You cannot know, till you are what I am, what deep, what all-absorbing interest I have in the success of my tutorship on this occasion. Most joyfully would I embrace a thousand deaths, rather than that you should prove a recreant. The consequences of any failure in your integrity will, it is true, be fatal to yourself: but there are some minds, of a generous texture, who are more impatient under ills they have inflicted upon others, than of those they have brought upon themselves; who had rather perish, themselves, in infamy, than bring infamy or death upon a benefactor.

Perhaps of such noble materials is your mind composed. If I had not thought so, you would never have been an object of my regard, and therefore, in the motives that shall impel you to fidelity, sincerity, and perseverance, some regard to my happiness and welfare will, no doubt, have place.

And yet I exact nothing from you on this score. If your own safety be insufficient to controul you, you are not fit for us. There is, indeed, abundant need of all possible inducements to make you faithful. The task of concealing nothing from me must be easy. That of concealing every thing from others must be the only arduous one. The first you can hardly fail of performing, when the exigence requires it, for what motive can you possibly have to practice evasion or disguise with me? You have surely committed no crime; you have neither robbed, nor murdered, nor betrayed. If you have, there is no room for the fear of punishment or the terror of disgrace to step in, and make you hide your guilt from me. You cannot dread any further disclosure, because I can have no interest in your ruin or your shame: and what evil could ensue the confession of the foulest murder, even before a bench of magistrates, more dreadful than that which will inevitably follow the practice of the least concealment to me, or the least undue disclosure to others?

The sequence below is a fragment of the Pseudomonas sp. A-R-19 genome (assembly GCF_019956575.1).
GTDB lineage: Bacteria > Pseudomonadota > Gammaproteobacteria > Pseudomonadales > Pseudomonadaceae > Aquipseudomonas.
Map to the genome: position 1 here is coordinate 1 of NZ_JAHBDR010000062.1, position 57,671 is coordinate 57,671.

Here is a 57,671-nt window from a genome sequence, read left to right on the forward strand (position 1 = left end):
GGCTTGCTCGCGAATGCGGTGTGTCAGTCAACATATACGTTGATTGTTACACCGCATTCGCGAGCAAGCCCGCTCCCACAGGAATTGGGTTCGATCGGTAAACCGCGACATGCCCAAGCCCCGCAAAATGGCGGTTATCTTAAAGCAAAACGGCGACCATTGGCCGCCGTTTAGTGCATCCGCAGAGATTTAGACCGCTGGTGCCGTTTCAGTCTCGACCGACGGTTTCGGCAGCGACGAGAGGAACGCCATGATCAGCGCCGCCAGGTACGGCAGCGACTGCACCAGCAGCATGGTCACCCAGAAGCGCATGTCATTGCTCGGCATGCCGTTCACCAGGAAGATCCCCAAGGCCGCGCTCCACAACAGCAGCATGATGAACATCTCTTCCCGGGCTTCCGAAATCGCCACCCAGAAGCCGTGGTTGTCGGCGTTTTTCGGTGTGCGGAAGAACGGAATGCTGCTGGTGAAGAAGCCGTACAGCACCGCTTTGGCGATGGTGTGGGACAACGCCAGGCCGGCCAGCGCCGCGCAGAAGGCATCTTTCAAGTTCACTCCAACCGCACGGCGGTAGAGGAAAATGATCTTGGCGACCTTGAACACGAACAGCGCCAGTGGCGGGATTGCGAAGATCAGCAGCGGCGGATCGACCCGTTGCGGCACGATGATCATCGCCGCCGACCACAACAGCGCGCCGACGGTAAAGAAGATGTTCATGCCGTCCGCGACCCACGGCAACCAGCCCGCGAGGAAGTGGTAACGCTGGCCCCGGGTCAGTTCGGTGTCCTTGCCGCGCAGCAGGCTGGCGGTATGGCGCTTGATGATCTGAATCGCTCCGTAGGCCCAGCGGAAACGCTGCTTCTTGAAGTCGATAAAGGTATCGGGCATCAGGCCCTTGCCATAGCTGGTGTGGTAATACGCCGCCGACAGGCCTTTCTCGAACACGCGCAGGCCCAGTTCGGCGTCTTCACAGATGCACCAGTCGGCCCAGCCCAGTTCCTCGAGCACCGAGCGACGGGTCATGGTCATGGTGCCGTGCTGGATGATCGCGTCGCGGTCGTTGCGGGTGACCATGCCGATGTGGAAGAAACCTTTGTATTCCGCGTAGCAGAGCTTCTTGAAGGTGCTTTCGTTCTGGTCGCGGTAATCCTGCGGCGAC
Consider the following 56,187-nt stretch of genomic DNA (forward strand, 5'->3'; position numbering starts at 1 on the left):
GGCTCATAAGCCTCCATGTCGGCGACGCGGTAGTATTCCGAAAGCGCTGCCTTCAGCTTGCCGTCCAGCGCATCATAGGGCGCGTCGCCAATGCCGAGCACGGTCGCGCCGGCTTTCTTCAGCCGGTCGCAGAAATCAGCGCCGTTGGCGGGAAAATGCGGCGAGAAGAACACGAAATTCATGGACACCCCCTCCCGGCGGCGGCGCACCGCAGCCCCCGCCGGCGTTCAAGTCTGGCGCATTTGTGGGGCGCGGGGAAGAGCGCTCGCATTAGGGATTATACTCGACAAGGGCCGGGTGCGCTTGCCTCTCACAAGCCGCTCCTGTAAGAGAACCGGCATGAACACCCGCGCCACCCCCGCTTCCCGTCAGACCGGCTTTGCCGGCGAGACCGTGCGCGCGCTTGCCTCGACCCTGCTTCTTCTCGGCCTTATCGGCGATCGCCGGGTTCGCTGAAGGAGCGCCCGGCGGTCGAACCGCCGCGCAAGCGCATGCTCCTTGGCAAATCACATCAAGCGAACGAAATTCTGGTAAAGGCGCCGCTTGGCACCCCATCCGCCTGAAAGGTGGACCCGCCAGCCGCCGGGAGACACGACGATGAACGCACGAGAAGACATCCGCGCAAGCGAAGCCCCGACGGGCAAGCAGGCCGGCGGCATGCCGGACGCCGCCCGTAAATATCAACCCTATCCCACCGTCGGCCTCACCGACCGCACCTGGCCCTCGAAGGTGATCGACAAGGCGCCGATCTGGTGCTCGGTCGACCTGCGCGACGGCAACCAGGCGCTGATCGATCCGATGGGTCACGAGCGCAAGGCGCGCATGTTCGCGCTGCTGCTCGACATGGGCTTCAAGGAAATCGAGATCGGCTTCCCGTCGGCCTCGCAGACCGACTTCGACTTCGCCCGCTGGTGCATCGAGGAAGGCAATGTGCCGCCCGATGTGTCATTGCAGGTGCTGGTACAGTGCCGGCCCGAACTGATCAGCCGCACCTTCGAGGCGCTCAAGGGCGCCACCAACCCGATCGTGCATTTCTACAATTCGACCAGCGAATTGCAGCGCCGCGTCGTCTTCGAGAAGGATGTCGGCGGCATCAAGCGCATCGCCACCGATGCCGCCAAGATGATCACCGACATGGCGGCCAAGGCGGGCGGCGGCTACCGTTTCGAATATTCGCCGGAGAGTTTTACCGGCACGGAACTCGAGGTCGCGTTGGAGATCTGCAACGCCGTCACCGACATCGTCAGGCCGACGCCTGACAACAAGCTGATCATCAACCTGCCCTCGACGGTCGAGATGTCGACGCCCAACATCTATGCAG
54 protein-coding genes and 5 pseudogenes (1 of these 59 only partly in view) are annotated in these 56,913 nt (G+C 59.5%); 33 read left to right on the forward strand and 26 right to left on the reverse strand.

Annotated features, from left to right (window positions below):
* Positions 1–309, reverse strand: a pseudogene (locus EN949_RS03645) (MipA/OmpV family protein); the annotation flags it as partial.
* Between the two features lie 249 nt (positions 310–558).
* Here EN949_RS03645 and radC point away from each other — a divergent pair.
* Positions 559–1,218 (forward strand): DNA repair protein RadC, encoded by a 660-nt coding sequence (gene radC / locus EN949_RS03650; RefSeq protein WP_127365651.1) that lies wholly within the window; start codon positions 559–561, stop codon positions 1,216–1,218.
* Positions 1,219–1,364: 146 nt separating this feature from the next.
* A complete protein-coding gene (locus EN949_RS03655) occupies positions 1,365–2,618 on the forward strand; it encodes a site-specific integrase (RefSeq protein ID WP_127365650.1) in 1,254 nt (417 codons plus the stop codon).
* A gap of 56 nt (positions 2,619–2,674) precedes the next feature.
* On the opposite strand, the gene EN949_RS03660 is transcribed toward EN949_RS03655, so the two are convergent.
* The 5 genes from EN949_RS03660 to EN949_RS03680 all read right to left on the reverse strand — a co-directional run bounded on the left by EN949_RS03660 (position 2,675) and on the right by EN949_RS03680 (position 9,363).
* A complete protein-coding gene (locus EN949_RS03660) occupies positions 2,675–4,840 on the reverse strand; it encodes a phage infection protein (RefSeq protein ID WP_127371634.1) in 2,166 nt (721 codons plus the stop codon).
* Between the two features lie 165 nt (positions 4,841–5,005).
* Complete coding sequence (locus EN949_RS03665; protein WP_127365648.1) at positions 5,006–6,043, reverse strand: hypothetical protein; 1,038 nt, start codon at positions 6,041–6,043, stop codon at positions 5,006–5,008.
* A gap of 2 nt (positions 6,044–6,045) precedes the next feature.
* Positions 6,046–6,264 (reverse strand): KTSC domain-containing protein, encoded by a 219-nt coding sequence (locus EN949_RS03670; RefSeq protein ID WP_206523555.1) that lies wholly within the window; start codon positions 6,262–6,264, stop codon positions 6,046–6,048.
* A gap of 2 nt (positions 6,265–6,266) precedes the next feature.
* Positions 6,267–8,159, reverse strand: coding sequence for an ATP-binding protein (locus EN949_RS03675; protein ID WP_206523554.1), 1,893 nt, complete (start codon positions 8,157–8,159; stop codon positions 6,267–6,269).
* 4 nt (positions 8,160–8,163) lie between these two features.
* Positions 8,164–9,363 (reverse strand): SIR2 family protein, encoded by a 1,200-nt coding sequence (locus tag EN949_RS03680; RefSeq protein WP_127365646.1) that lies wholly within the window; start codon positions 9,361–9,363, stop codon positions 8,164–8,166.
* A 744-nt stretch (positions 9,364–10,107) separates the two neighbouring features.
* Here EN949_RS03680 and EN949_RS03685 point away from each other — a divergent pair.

You cannot easily conceive the emphatical solemnity with which this was spoken. Had he fixed piercing eyes on me while he spoke; had I perceived him watching my looks, and labouring to penetrate my secret thoughts, I should doubtless have been ruined: but he fixed his eyes upon the floor, and no gesture or look indicated the smallest suspicion of my conduct. After some pause, he continued, in a more pathetic tone, while his whole frame seemed to partake of his mental agitation.

I am greatly at a

loss by what means to impress you with a full conviction of the truth of what I have just said. Endless are the sophistries by which we seduce ourselves into perilous and doubtful paths. What we do not see, we disbelieve, or we heed not. The sword may descend upon our infatuated head from above, but we who are, meanwhile, busily inspecting the ground at our feet, or gazing at the scene around us, are not aware or apprehensive of its irresistible coming. In this case, it must not be seen before it is felt, or before that time comes when the danger of incurring it is over. I cannot withdraw the veil, and disclose to your view the exterminating angel. All must be vacant and blank, and the danger that stands armed with death at your elbow must continue to be totally invisible, till that moment when its vengeance is provoked or unprovokable. I will do my part to encourage you in good, or intimidate you from evil. I am anxious to set before you all the motives which are fitted to influence your conduct; but how shall I work on your convictions?

Here another pause ensued, which I had not courage enough to interrupt. He presently resumed.

Perhaps you recollect a visit which you paid, on Christmas day, in the year --, to the cathedral church at Toledo. Do you remember?

A moment's reflection recalled to my mind all the incidents of that day. I had good reason to remember them. I felt no small trepidation when Ludloe referred me to that day, for, at the moment, I was doubtful whether there had not been some bivocal agency exerted On that occasion. Luckily, however, it was almost the only similar occasion in which it had been wholly silent.

I answered in the affirmative. I remember them perfectly.

And yet, said Ludloe, with a smile that seemed intended to disarm this declaration of some of its terrors, I suspect your recollection is not as exact as mine, nor, indeed, your knowledge as extensive. You met there, for the first time, a female, whose nominal uncle, but real father, a dean of that ancient church, resided in a blue stone house, the third from the west angle of the square of St. Jago.

All this was exactly true.